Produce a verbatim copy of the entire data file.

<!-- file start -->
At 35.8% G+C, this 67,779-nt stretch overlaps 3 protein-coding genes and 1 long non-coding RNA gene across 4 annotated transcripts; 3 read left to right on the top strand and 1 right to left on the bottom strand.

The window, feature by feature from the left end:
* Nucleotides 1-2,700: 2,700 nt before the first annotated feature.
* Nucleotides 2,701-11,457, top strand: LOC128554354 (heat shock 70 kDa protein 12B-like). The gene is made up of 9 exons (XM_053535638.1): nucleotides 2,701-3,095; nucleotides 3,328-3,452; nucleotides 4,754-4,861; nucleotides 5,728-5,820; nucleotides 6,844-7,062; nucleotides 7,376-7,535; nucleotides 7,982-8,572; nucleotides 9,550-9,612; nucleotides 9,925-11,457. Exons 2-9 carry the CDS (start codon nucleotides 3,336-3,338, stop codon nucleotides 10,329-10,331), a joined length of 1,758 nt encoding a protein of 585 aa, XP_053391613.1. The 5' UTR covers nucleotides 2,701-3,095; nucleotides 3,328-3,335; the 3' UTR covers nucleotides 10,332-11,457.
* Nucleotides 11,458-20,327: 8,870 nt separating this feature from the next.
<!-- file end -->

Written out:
At 35.8% G+C, this 67,779-nt stretch overlaps 3 protein-coding genes and 1 long non-coding RNA gene across 4 annotated transcripts; 3 read left to right on the top strand and 1 right to left on the bottom strand.

The window, feature by feature from the left end:
* Nucleotides 1-2,700: 2,700 nt before the first annotated feature.
* Nucleotides 2,701-11,457, top strand: LOC128554354 (heat shock 70 kDa protein 12B-like). The gene is made up of 9 exons (XM_053535638.1): nucleotides 2,701-3,095; nucleotides 3,328-3,452; nucleotides 4,754-4,861; nucleotides 5,728-5,820; nucleotides 6,844-7,062; nucleotides 7,376-7,535; nucleotides 7,982-8,572; nucleotides 9,550-9,612; nucleotides 9,925-11,457. Exons 2-9 carry the CDS (start codon nucleotides 3,336-3,338, stop codon nucleotides 10,329-10,331), a joined length of 1,758 nt encoding a protein of 585 aa, XP_053391613.1. The 5' UTR covers nucleotides 2,701-3,095; nucleotides 3,328-3,335; the 3' UTR covers nucleotides 10,332-11,457.
* Nucleotides 11,458-20,327: 8,870 nt separating this feature from the next.